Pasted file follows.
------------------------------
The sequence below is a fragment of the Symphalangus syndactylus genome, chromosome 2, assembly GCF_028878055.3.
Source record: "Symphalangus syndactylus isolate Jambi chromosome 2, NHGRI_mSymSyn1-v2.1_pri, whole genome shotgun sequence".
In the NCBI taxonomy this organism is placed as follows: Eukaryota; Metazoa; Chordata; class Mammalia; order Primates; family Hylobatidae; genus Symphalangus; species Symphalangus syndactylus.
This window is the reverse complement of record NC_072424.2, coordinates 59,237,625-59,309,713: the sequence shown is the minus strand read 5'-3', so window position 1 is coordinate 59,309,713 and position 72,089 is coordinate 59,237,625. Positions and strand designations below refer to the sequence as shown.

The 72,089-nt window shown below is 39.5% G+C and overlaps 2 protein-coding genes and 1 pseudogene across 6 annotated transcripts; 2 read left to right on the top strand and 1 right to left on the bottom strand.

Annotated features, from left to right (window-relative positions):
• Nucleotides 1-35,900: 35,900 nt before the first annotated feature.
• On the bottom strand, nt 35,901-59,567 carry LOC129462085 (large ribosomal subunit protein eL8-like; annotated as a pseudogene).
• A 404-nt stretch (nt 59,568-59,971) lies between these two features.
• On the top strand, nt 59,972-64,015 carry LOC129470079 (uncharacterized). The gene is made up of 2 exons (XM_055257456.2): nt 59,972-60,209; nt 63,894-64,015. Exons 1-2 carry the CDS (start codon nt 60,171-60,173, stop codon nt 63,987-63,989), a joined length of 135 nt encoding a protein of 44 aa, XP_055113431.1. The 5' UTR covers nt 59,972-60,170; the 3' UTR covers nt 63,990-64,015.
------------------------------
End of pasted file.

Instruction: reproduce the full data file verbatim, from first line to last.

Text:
The sequence below is a fragment of the Symphalangus syndactylus genome, chromosome 2, assembly GCF_028878055.3.
Source record: "Symphalangus syndactylus isolate Jambi chromosome 2, NHGRI_mSymSyn1-v2.1_pri, whole genome shotgun sequence".
In the NCBI taxonomy this organism is placed as follows: Eukaryota; Metazoa; Chordata; class Mammalia; order Primates; family Hylobatidae; genus Symphalangus; species Symphalangus syndactylus.
This window is the reverse complement of record NC_072424.2, coordinates 59,237,625-59,309,713: the sequence shown is the minus strand read 5'-3', so window position 1 is coordinate 59,309,713 and position 72,089 is coordinate 59,237,625. Positions and strand designations below refer to the sequence as shown.

The 72,089-nt window shown below is 39.5% G+C and overlaps 2 protein-coding genes and 1 pseudogene across 6 annotated transcripts; 2 read left to right on the top strand and 1 right to left on the bottom strand.

Annotated features, from left to right (window-relative positions):
• Nucleotides 1-35,900: 35,900 nt before the first annotated feature.
• On the bottom strand, nt 35,901-59,567 carry LOC129462085 (large ribosomal subunit protein eL8-like; annotated as a pseudogene).
• A 404-nt stretch (nt 59,568-59,971) lies between these two features.
• On the top strand, nt 59,972-64,015 carry LOC129470079 (uncharacterized). The gene is made up of 2 exons (XM_055257456.2): nt 59,972-60,209; nt 63,894-64,015. Exons 1-2 carry the CDS (start codon nt 60,171-60,173, stop codon nt 63,987-63,989), a joined length of 135 nt encoding a protein of 44 aa, XP_055113431.1. The 5' UTR covers nt 59,972-60,170; the 3' UTR covers nt 63,990-64,015.